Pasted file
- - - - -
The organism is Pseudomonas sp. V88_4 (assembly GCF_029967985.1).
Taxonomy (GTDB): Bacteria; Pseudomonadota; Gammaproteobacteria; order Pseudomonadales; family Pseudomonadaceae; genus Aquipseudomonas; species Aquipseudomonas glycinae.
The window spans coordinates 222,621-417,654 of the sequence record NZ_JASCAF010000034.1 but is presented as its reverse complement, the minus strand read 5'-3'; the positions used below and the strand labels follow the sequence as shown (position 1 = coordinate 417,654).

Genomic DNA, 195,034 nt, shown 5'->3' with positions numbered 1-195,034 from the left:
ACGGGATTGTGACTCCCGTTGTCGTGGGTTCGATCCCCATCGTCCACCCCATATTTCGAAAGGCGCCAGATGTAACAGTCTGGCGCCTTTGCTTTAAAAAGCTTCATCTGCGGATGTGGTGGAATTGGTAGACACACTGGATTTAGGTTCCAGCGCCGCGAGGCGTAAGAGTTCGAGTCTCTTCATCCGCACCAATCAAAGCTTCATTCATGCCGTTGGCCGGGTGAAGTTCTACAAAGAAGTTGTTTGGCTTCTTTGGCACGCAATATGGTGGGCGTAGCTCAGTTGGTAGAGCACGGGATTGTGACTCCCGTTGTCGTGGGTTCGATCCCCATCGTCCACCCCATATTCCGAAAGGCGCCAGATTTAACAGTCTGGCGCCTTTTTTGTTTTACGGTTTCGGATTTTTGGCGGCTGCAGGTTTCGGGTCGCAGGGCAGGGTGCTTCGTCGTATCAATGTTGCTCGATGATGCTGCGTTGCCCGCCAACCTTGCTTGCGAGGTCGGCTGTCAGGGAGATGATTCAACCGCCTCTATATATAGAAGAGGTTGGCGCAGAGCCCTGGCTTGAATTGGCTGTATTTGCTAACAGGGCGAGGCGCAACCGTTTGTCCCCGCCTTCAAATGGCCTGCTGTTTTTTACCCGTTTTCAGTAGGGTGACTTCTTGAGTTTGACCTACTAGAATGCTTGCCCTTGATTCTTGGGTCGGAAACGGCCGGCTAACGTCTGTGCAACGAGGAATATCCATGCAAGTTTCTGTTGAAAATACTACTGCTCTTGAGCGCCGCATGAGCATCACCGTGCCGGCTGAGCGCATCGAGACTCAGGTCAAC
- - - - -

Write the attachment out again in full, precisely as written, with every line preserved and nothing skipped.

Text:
The organism is Pseudomonas sp. V88_4 (assembly GCF_029967985.1).
Taxonomy (GTDB): Bacteria; Pseudomonadota; Gammaproteobacteria; order Pseudomonadales; family Pseudomonadaceae; genus Aquipseudomonas; species Aquipseudomonas glycinae.
The window spans coordinates 222,621-417,654 of the sequence record NZ_JASCAF010000034.1 but is presented as its reverse complement, the minus strand read 5'-3'; the positions used below and the strand labels follow the sequence as shown (position 1 = coordinate 417,654).

Genomic DNA, 195,034 nt, shown 5'->3' with positions numbered 1-195,034 from the left:
ACGGGATTGTGACTCCCGTTGTCGTGGGTTCGATCCCCATCGTCCACCCCATATTTCGAAAGGCGCCAGATGTAACAGTCTGGCGCCTTTGCTTTAAAAAGCTTCATCTGCGGATGTGGTGGAATTGGTAGACACACTGGATTTAGGTTCCAGCGCCGCGAGGCGTAAGAGTTCGAGTCTCTTCATCCGCACCAATCAAAGCTTCATTCATGCCGTTGGCCGGGTGAAGTTCTACAAAGAAGTTGTTTGGCTTCTTTGGCACGCAATATGGTGGGCGTAGCTCAGTTGGTAGAGCACGGGATTGTGACTCCCGTTGTCGTGGGTTCGATCCCCATCGTCCACCCCATATTCCGAAAGGCGCCAGATTTAACAGTCTGGCGCCTTTTTTGTTTTACGGTTTCGGATTTTTGGCGGCTGCAGGTTTCGGGTCGCAGGGCAGGGTGCTTCGTCGTATCAATGTTGCTCGATGATGCTGCGTTGCCCGCCAACCTTGCTTGCGAGGTCGGCTGTCAGGGAGATGATTCAACCGCCTCTATATATAGAAGAGGTTGGCGCAGAGCCCTGGCTTGAATTGGCTGTATTTGCTAACAGGGCGAGGCGCAACCGTTTGTCCCCGCCTTCAAATGGCCTGCTGTTTTTTACCCGTTTTCAGTAGGGTGACTTCTTGAGTTTGACCTACTAGAATGCTTGCCCTTGATTCTTGGGTCGGAAACGGCCGGCTAACGTCTGTGCAACGAGGAATATCCATGCAAGTTTCTGTTGAAAATACTACTGCTCTTGAGCGCCGCATGAGCATCACCGTGCCGGCTGAGCGCATCGAGACTCAGGTCAAC